Friday, December 01, 2006

On the first day of advent...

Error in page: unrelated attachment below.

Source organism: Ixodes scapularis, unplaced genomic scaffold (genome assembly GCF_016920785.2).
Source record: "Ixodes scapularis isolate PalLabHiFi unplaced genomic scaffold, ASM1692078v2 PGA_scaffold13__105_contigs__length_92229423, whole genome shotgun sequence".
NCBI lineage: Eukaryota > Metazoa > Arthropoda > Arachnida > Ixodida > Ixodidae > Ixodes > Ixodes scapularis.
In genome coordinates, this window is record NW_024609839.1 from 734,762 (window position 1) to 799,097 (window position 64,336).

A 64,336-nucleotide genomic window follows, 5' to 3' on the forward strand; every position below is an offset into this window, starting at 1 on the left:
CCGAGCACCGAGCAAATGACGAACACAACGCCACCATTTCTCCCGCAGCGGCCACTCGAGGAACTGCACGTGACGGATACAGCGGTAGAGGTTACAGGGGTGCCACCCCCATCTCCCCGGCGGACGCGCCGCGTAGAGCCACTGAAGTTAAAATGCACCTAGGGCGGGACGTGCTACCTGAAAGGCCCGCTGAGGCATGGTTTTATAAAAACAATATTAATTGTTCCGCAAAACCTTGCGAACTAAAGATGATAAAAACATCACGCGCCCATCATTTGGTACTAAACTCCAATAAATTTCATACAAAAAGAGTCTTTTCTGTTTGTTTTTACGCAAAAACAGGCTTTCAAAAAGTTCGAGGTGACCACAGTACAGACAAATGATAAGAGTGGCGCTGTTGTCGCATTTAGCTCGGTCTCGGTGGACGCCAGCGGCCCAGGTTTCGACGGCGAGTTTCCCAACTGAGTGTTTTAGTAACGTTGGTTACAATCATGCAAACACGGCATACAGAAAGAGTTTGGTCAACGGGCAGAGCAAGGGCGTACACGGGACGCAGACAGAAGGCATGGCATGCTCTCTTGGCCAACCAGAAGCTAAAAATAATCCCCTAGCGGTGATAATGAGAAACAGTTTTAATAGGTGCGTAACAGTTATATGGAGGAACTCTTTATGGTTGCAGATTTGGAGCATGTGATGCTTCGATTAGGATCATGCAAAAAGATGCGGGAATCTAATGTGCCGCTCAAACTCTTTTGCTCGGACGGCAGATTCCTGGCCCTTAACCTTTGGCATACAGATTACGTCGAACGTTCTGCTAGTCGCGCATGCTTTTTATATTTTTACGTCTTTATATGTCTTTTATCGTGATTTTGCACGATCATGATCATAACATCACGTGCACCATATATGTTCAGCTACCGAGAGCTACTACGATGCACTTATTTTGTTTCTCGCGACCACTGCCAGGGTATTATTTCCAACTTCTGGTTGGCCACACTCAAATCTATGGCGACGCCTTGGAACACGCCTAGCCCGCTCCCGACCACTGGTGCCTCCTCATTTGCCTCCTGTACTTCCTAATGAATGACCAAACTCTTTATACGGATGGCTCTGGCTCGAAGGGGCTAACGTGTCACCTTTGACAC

Today is the first day of advent. A time of anticipation and excitment for many Christians. We have but 24 days left until we get ready to celebrate the "prince of peace",born in an 'umble shed to parents not of ruling but people class. By coincidence(?) today is also World Aids Day. In terms of global pandemics and diseases Hiv/Aids gets all the headlines. In its deadly form (Aids) it slowly breaks down the immune system of the person leaving them unable to resist any virus. The World Health organisation estimated (in January 2006) that between December 1981 and Jan 06 more than 25million people had been killed by the disease. The number may not seem that huge but consider that the numbers killed has been rising each year therefore the numbers are now at frighteningly high levels (2005 saw 2.4-3.3 million lives, of which more than 570,000 were children, die of the disease). Therefore many people have rightly bought a ribbon today to support the work that is going on. Yet I would urge everyone to consider those who are on the ground doing the work. We in the global north are very good at donating (often blindly - ie without following through our donation and expecting reports back) but few of us ever go out to countries affected and do on the ground work. From Street Children to HIV/Aids, the world is a much less pleaseant place then we imagine it to be - or than we experience in our lives around us. Whilst we must always do our best to do what we can we must never forget to remeber those who are around the world, where the need is often more exagerated and the differences more startling, living out what they believe. I am never sure quiet how I would cope out "in the field" (as some Development people phrase it). I have been to India, Kenya and South Africa and seen both remarkable people and extreme poverty. Often living side by side and people by people. The world has a remarkable way of uniting extremes together, often by soci-geographical measures and changing all around. As a Christian ( sorry it'll make sense in a moment) I have also been challenged by the way the bible inspires many people to drop everything and go. Indeed I have quiet admiration and wish I would be more willing to do it sometimes. For though you may not go out to "proclaim the gospel" people go out to live out the gospel, as they percieve it, which I think is one of the most exciting concepts ever. To go and live out what you belive, change those around you by doing so (not evangelism or conversion but values and quality of life wise) leaves me to just take my hat off in utmost respect. Take Care y'All John